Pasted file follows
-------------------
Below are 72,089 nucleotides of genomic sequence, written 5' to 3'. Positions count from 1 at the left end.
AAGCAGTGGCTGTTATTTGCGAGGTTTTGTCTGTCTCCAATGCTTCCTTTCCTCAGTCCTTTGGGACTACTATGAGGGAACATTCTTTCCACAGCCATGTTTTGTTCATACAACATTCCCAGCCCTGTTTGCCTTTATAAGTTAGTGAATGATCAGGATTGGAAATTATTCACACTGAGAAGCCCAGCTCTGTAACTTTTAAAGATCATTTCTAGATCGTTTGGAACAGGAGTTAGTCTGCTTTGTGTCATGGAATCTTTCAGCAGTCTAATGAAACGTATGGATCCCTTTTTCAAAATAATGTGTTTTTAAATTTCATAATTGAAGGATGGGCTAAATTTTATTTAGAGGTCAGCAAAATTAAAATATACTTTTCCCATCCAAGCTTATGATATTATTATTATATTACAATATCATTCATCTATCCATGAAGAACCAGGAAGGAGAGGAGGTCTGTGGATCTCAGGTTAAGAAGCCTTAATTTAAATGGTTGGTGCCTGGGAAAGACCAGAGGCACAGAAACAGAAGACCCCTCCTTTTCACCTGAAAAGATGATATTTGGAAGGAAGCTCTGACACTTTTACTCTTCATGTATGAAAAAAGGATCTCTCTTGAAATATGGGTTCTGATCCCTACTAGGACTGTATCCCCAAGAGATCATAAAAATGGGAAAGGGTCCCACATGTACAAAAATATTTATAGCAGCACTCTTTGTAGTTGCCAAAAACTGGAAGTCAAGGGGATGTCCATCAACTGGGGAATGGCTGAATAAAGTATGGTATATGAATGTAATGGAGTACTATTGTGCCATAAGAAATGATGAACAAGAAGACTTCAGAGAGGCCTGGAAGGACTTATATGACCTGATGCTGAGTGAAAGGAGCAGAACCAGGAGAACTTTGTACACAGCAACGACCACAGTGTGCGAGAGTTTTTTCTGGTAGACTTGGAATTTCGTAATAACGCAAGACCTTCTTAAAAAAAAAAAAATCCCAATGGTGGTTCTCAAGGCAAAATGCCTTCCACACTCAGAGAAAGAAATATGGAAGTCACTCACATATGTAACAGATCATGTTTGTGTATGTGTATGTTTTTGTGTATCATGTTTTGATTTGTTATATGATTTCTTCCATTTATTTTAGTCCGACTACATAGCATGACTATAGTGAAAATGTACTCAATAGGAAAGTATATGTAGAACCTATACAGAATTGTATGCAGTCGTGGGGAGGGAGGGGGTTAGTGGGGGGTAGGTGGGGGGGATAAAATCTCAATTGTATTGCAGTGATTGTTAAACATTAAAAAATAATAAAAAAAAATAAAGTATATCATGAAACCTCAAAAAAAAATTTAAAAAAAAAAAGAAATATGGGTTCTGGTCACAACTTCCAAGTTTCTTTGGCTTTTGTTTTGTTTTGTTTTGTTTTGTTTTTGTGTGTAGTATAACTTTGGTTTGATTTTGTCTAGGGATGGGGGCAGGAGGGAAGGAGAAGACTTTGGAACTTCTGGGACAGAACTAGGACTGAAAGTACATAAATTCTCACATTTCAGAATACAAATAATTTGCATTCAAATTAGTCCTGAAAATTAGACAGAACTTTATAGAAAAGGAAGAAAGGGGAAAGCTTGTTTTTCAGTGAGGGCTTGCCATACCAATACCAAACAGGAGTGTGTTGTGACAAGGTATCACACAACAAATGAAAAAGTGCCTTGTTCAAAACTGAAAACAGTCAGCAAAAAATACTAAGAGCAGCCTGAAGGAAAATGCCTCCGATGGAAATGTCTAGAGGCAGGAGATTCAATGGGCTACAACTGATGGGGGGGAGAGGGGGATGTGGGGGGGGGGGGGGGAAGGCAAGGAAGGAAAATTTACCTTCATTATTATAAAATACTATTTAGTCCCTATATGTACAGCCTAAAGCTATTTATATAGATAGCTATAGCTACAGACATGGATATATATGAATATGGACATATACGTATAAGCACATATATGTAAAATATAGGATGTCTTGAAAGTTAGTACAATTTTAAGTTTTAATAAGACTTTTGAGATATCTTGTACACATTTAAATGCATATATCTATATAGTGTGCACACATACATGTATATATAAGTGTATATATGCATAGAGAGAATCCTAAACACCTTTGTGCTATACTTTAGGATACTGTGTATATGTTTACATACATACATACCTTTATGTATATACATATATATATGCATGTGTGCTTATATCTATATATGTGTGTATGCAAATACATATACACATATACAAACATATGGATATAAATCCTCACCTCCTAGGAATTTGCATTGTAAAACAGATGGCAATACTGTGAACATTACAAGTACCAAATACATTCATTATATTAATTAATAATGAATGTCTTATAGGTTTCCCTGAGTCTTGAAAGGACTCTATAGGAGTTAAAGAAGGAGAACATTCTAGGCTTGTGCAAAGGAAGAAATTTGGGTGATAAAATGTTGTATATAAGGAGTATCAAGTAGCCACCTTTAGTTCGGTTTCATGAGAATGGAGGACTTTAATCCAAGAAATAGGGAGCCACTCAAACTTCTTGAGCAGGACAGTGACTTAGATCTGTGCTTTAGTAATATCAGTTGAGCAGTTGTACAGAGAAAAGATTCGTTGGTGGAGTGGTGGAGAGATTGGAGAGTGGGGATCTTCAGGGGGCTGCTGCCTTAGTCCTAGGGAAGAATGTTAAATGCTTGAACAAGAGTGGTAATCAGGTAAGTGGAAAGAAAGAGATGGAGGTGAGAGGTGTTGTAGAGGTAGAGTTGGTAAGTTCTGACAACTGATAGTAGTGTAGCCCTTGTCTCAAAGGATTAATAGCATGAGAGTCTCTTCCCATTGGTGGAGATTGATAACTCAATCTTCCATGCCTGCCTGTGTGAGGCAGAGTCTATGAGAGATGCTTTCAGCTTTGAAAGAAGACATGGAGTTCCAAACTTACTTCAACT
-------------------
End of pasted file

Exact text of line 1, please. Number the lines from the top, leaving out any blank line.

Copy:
Below are 72,089 nucleotides of genomic sequence, written 5' to 3'. Positions count from 1 at the left end.